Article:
Career Navigation: Adding Value to the Early Childhood Profession

by Kelly Bowes, Director of Professional Practice

Kelly Bowes

As 2019 wraps up, the Denver Career Pathways team has been reflecting on our fall cohort activities, successes and learnings within our Workforce Strategies program area. As we get ready to launch Winter 2020 activities, it’s important to use this information to guide tweaks, enhancements and new strategies. We are grateful for our iterative process and learning partnership with Mathematica and Early Milestones Colorado that allows us to thoughtfully reflect on and incorporate our ideas.

One thing we’ve learned about through our work on this program is the value of career navigation support. Our career navigation team has played a key role in recruiting and onboarding participants into our program. The onboarding interview serves as an important step to learn more about our participants’ motivations, personal strengths and circumstances they may be experiencing that could impact their participation and success in the program, as well as retention in the field.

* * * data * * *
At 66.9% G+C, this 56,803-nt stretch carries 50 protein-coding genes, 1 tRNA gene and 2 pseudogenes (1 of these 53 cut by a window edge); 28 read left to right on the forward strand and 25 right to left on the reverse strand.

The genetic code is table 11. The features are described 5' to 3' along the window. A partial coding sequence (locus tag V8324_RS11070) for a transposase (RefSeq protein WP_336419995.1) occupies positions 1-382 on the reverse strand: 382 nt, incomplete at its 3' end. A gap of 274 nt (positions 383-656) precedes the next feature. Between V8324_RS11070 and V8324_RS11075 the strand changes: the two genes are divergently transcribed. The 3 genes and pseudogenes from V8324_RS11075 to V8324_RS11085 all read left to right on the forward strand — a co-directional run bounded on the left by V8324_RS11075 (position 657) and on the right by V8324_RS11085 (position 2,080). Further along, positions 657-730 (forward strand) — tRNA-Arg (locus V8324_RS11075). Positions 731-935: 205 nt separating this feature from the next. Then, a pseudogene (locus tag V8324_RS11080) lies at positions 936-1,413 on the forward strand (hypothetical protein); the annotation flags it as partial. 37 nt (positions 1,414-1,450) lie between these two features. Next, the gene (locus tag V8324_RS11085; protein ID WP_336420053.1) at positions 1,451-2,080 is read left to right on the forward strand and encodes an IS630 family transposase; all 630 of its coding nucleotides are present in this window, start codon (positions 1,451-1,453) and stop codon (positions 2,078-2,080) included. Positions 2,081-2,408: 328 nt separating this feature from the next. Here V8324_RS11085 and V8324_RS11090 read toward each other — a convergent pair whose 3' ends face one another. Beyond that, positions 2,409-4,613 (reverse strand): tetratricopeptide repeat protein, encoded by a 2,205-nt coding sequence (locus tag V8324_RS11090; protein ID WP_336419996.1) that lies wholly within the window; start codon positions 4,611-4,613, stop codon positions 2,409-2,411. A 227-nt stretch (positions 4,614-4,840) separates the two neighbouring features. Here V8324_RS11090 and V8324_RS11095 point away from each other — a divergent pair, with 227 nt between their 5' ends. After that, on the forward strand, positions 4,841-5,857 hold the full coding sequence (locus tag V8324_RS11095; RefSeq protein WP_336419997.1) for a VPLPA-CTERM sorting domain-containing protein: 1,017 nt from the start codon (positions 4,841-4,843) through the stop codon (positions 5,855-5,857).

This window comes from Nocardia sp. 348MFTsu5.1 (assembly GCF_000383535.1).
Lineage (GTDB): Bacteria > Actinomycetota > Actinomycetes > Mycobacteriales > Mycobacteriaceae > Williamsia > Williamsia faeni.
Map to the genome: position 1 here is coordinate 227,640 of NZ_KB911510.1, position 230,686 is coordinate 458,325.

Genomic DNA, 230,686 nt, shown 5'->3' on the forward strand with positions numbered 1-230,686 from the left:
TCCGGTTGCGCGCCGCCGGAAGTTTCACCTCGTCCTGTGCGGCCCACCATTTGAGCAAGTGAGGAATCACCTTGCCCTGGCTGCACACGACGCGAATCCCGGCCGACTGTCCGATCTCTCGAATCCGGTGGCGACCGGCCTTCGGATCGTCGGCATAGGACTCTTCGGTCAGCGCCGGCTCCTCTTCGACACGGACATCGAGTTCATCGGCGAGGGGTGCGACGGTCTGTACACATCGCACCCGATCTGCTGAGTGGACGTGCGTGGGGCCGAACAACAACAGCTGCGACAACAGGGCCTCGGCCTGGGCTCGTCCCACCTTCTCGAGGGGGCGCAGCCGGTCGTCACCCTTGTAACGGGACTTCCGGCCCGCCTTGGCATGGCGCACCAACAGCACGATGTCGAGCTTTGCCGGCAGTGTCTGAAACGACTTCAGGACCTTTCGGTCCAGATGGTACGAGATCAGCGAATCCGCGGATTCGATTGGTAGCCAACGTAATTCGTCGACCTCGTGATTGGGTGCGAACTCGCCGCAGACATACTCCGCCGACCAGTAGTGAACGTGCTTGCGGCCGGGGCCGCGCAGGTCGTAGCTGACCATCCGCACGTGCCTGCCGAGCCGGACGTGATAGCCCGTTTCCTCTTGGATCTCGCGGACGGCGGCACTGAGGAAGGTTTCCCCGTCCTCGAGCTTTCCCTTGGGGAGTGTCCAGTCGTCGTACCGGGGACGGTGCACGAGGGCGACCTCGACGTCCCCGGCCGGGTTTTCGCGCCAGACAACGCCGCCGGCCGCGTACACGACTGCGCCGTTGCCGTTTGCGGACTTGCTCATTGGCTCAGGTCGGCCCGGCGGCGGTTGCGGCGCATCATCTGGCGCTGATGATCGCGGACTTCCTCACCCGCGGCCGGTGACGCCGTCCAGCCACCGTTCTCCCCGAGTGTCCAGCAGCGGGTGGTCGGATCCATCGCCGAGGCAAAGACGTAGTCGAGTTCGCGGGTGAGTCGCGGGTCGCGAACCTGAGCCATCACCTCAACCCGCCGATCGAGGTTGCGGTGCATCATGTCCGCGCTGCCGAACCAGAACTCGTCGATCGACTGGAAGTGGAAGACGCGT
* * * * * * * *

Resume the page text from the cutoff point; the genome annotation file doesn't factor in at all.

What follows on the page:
It is no surprise that entering and growing within the field of early childhood education in Colorado is complex. From qualifications embedded in child care licensing, teacher credentials and the Professional Development Information System (PDIS), to scholarships, competencies and more, the profession needs the role of a career navigator more than ever! Their subject matter expertise, including strong knowledge and relationships with local community education and resource partners, allows our program participants to feel supported along their journey.

The career navigators’ knowledge of the system also unlocked pivotal information about the “nearly qualified” candidates in our community and the customized career supports they might need to reach an Early Childhood Teacher (ECT) qualification. Eight applicants to our program were categorized as advanced!

As we get ready for an exciting legislative session concerning early childhood workforce opportunities, telling this story will be important. We have already learned that a technological enhancement for identifying nearly qualified aspiring teachers is currently cost prohibitive. Exploring and valuing the impactful, relationship-based alternative is needed.

If you have questions about our early childhood workforce strategies, contact Kelly at

Back to Our Blog